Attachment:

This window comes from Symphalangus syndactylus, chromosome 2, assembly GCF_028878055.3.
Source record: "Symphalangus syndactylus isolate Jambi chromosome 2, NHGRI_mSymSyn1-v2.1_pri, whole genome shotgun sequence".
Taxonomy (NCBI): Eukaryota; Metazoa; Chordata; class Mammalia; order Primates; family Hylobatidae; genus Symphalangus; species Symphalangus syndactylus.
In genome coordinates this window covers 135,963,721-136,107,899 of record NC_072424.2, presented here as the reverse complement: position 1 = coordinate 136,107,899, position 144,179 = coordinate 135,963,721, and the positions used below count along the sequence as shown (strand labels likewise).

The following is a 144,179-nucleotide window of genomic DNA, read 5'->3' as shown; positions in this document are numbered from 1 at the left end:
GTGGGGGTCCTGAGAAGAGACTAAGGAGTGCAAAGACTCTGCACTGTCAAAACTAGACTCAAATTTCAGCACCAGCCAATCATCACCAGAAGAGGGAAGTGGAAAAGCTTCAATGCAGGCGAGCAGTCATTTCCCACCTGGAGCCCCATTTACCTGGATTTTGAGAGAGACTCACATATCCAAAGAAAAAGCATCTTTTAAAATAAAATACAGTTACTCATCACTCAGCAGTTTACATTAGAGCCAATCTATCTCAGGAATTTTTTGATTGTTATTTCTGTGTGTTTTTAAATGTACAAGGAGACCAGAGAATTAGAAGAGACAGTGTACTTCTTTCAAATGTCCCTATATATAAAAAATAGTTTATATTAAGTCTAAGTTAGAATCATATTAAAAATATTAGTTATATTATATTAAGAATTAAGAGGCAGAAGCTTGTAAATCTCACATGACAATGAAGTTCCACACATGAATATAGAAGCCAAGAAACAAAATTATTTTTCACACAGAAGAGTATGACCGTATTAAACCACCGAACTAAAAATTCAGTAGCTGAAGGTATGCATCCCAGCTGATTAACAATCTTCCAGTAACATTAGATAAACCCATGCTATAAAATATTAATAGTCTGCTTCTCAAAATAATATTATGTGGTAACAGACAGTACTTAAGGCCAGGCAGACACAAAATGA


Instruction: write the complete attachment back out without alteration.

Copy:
This window comes from Symphalangus syndactylus, chromosome 2, assembly GCF_028878055.3.
Source record: "Symphalangus syndactylus isolate Jambi chromosome 2, NHGRI_mSymSyn1-v2.1_pri, whole genome shotgun sequence".
Taxonomy (NCBI): Eukaryota; Metazoa; Chordata; class Mammalia; order Primates; family Hylobatidae; genus Symphalangus; species Symphalangus syndactylus.
In genome coordinates this window covers 135,963,721-136,107,899 of record NC_072424.2, presented here as the reverse complement: position 1 = coordinate 136,107,899, position 144,179 = coordinate 135,963,721, and the positions used below count along the sequence as shown (strand labels likewise).

The following is a 144,179-nucleotide window of genomic DNA, read 5'->3' as shown; positions in this document are numbered from 1 at the left end:
GTGGGGGTCCTGAGAAGAGACTAAGGAGTGCAAAGACTCTGCACTGTCAAAACTAGACTCAAATTTCAGCACCAGCCAATCATCACCAGAAGAGGGAAGTGGAAAAGCTTCAATGCAGGCGAGCAGTCATTTCCCACCTGGAGCCCCATTTACCTGGATTTTGAGAGAGACTCACATATCCAAAGAAAAAGCATCTTTTAAAATAAAATACAGTTACTCATCACTCAGCAGTTTACATTAGAGCCAATCTATCTCAGGAATTTTTTGATTGTTATTTCTGTGTGTTTTTAAATGTACAAGGAGACCAGAGAATTAGAAGAGACAGTGTACTTCTTTCAAATGTCCCTATATATAAAAAATAGTTTATATTAAGTCTAAGTTAGAATCATATTAAAAATATTAGTTATATTATATTAAGAATTAAGAGGCAGAAGCTTGTAAATCTCACATGACAATGAAGTTCCACACATGAATATAGAAGCCAAGAAACAAAATTATTTTTCACACAGAAGAGTATGACCGTATTAAACCACCGAACTAAAAATTCAGTAGCTGAAGGTATGCATCCCAGCTGATTAACAATCTTCCAGTAACATTAGATAAACCCATGCTATAAAATATTAATAGTCTGCTTCTCAAAATAATATTATGTGGTAACAGACAGTACTTAAGGCCAGGCAGACACAAAATGA